He brought the same mindset to music. His dad dabbled in rapping and would always have some extra CD-Rs laying around. June would take the extra CDs, put music on them, then travel to high schools around Vallejo, San Francisco, and beyond. Then he found out he could sell them to record stores, so he went to Rasputin’s in Berkeley and sold his remaining stock. He wasn’t going to school much, so he eventually dropped out of high school. The music was jumping a tad—Complex posted his 2014 mixtape Route 80 with TM88—but money was still hard to come by, so he kept hustling. Following the Complex piece, he signed a contract with Warner, in which he got a $20,000 advance (“spent that in a day,” he said) in exchange for two extended plays with a mutual option for more records.
“I see that shit in movies and shit,” he said. “I didn’t really know nothing about it so I said fuck it. Do a couple EPs. Get a little $20,000.”
It seemed like a great opportunity, but June soon found himself in label purgatory. He says Warner stopped showing interest in his projects, so he stopped recording altogether for two years, opting to tour the country as an opening act for rappers like Post Malone and Smokepurpp. But the $500 show fee wasn’t enough, so he hustled a bit more on the side to support his newborn son.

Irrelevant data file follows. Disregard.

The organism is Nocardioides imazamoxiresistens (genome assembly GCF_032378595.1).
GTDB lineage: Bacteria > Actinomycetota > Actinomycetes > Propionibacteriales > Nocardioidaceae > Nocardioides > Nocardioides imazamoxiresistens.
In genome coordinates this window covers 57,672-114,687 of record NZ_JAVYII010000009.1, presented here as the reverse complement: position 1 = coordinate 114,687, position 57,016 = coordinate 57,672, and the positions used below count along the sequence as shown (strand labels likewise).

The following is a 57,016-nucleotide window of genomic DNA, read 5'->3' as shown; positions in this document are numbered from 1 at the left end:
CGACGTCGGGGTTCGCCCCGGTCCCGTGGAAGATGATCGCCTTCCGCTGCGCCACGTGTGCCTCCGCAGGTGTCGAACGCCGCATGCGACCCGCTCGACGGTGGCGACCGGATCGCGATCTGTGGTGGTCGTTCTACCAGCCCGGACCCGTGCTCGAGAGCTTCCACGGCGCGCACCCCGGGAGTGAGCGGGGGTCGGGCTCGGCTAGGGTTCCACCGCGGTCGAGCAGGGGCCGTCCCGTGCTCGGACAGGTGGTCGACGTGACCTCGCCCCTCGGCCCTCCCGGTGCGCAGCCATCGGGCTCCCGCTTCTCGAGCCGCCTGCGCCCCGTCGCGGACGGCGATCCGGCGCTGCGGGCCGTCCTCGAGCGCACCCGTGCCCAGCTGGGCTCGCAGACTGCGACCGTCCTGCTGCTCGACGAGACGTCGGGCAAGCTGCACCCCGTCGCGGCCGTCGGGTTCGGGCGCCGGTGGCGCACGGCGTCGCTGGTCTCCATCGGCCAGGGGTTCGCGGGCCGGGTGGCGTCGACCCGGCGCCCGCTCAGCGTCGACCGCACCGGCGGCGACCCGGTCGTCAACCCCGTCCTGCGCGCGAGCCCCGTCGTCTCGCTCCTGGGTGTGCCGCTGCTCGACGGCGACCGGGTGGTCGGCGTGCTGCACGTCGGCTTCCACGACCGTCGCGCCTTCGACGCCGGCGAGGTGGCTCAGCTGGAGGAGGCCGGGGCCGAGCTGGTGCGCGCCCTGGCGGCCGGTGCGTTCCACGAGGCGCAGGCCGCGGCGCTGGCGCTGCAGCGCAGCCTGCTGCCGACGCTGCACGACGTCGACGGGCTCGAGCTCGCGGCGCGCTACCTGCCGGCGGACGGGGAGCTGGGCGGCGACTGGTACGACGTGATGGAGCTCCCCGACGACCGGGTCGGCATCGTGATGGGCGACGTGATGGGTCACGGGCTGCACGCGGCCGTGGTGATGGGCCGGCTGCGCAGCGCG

“I dive head in the game,” he says. “Never had a job. I was just hustling and shit. I wasn’t doing nothing too crazy. But when that happened, I felt like I had real responsibilities.”
Eventually, Warner released him, so he got an account on DistroKid and released music again, including You’re Doing Good; Sock it to Me, Pt. 2; and Very Peaceful. By dropping projects independently, he kept nearly all of the profits. He says he rarely checked his DistroKid account balance, and after a few months, he accumulated $60,000 from his first few album streams. “That was the most revenue I ever made in my life,” he said. It was time to go fully legit.
“I just really put my eggs into the music,” he said. “I said, “Fuck it. Now I am really cold turkey. Not fucking with nothing. I am going to put my 100 percent into this music shit.”
Larry’s brand is health, both for mind and body. His first chain was of his name stylized in Whole Foods–style font and he considers buying a Vitamix blender a flex (it is). When promoting anything online, he’ll end a sentence with an orange. He raps about taking women on dates to a hiking trail and buying them bikes. June says this mindset came from his father, who frequented Whole Foods during his son’s adolescence. His father also gave him books like The Secret, which explains the law of attraction. He also consumes books on financial literacy. Each day, he listens to an audiobook between recording sessions. He lists Rich Dad Poor Dad by Robert Kiyosaki and Unshakeable by Tony Robbins as his favorites. He raps about passive income and has song titles like “You Can Get Rich,” “Lifetime Income,” and “Six Hustles.” But he doesn’t necessarily want to come across like he’s on a soapbox.
“I’m not going to say I’m just the lifetime health coach,” he said. “But I’m just a street nigga, helping healthy street niggas, who trying to do numbers.”